Albion Dreaming By Andy Roberts
‘Albion Dreaming’, written by Andy Roberts, was first published in 2008 by Marshall Cavendish. The book explores the history of LSD use in Britain, charting the military, scientific and cultural use of the psychedelic since its introduction in 1952. Joining an illustrious line of psychedelic drug histories, ‘Albion Dreaming’ is not only a fine addition to British psychedelic literature but to the whole genre worldwide.
The opening chapters explore the military and scientific use of LSD, two threads that entwine with one another and, interestingly, throw up as many questions as Roberts answers.
Psychiatrist Ronald Sandison was the first to bring LSD into Britain, in December 1952. He worked in the, now demolished, Powick hospital in Worcester. It was after the publication of his first science paper on the topic that the media became alerted to its use in the UK. However, initially, their coverage was unsensational and always interested in the scientific potential of new discoveries.
First MI6 and then the MOD also ran trials with LSD. Unknown to him, they asked Sandison’s research partner to aid them. Similar to, and latterly supplied by, the Americans, their interests were in ‘truth drugs’ and ‘chemical weapons’. As is the nature of the psychedelic however, they all proved to be unreasonable uses. By the mid-Sixties all trials had ceased. According to Roberts though, even with the Freedom of Information Act, details are still difficult to come by.
Roberts grants that the early American LSD scene heavily influenced what was happening culturally in Britain. The psychedelic movement, as a cultural phenomena, gained credence and widespread dissemination, across the pond, much earlier and is consequentially regarded as an initial model for British users.
According to Roberts: “Leary’s books and magazine interviews were widely read in Britain. His translation of the Tibetan Book of the Dead, The Psychedelic Experience, was highly regarded as a tool for guiding LSD users through their early trips.” However, his later writings, like The Politics of Ecstasy, sold less well and were less influential on the British counterculture.
The extent to which Britain had an autonomous LSD scene is a focus throughout the book. As the British Underground began to form post-1965, a distinct counterculture subsumed the psychedelic movement into itself, LSD and other psychedelics became symbols for this phenomenon.
“The new ways of living embraced a kaleidoscope of elements: music, food, spiritual beliefs, anti-authoritarianism, interests in ecology and much more. The notion of the ‘acidhead’ –someone whose life was structured around the LSD experience and vision – came into being.”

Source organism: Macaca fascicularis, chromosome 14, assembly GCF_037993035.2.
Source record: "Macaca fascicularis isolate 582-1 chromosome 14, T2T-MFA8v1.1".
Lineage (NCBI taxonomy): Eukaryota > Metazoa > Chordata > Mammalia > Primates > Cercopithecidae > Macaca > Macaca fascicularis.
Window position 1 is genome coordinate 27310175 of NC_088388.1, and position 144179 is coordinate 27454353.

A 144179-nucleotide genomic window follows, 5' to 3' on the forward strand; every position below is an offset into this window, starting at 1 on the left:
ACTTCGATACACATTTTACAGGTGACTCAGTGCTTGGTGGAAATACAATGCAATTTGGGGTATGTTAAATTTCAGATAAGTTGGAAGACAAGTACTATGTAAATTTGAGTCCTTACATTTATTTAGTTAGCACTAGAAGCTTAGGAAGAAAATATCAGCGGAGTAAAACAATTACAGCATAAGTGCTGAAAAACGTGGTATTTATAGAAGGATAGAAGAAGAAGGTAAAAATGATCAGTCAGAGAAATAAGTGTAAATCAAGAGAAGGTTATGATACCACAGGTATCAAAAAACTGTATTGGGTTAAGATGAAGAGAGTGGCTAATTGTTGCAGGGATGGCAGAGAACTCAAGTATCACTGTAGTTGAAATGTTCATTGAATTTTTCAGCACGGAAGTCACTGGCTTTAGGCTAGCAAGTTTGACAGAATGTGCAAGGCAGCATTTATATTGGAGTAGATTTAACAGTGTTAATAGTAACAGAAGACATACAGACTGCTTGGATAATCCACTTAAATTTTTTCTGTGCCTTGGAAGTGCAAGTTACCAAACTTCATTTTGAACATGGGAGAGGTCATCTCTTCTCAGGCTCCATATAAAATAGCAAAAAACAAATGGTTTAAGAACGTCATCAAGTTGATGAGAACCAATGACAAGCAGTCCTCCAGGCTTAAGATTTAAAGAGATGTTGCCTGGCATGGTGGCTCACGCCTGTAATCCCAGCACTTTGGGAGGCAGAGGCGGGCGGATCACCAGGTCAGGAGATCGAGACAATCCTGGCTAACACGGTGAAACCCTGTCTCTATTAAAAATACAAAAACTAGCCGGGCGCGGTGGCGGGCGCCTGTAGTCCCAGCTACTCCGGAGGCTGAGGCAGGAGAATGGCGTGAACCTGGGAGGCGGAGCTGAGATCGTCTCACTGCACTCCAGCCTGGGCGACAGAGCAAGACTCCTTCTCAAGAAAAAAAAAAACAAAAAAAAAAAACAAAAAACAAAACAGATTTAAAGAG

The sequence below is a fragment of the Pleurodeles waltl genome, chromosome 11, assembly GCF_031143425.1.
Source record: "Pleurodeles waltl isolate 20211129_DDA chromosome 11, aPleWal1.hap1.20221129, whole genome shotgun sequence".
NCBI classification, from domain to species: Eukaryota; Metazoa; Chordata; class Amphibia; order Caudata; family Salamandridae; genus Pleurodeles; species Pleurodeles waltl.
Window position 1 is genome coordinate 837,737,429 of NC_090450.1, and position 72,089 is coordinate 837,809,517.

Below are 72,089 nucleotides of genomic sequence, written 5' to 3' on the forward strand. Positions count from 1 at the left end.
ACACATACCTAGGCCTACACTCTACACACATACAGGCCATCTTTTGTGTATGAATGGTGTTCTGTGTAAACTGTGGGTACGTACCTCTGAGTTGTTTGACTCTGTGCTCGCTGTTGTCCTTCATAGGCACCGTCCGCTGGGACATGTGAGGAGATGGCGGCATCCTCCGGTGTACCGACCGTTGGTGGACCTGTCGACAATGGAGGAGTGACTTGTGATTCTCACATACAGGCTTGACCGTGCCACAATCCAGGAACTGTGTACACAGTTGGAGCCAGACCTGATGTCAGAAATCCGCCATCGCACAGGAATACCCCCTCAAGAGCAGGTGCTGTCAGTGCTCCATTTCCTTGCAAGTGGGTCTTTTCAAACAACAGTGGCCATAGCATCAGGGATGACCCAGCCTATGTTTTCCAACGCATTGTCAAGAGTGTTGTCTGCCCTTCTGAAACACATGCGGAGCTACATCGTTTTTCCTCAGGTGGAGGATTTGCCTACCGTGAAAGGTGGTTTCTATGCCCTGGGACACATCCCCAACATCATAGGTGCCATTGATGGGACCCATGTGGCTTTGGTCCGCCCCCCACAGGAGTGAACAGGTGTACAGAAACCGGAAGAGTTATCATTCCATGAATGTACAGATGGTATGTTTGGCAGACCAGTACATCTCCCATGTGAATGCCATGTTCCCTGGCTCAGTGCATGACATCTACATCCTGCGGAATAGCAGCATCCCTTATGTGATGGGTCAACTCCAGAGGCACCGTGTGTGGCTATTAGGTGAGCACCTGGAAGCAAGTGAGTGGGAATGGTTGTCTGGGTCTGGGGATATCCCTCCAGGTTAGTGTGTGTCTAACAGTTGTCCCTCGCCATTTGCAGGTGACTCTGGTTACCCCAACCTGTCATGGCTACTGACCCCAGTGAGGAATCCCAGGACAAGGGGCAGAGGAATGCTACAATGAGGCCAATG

One of the great schisms in the counterculture was between those who were politically active and the ‘acidheads’ who saw politics as the trap in itself. This is one important reason why the psychedelic movement never became a particularly distinct entity in Britain. The ramifications of which are plain to see:
“1967 had been a watershed year of LSD use. Although the drug had only been illegal since late 1966, an organized pro-LSD movement might have been able to lobby the government for a change in the drug laws. But the lack of any such movement, coupled with the media’s dogged pursuit of LSD scare stories, meant the public and politicians largely saw psychedelic drugs as a dangerous influence on young people and a possible threat to the fabric of society.” What ‘movement’ there was, was “unfocussed and had many strands, some interlocking, some entirely discrete.”
Roberts neatly argues how the LSD culture later peters out into the free festival movement and rave culture, without the strictures and institutions of before. Historically speaking, I found these sections to be the most interesting. Reading how the counterculture was slowly marginalized and practically speaking, made unlawful, is a serious condemnation of subsequent British governments. The increasing length of prison sentences for large-scale LSD alchemists from the Sixties to the present day is remarkable in itself.
“The history of LSD in Britain shows this to be not just a war on the personal freedoms of individuals who wish to alter their consciousness, but also a war on the lifestyles connected with particular drugs, such as LSD.”
Albion Dreaming is an important piece of the story in Britain’s relationship with psychedelics and its counterculture. It is sympathetically written and Roberts manages to shed light on which questions have been left unanswered by Establishment silence and fifty years of myth-making. Where is Britain’s stockpile of LSD now? Great book.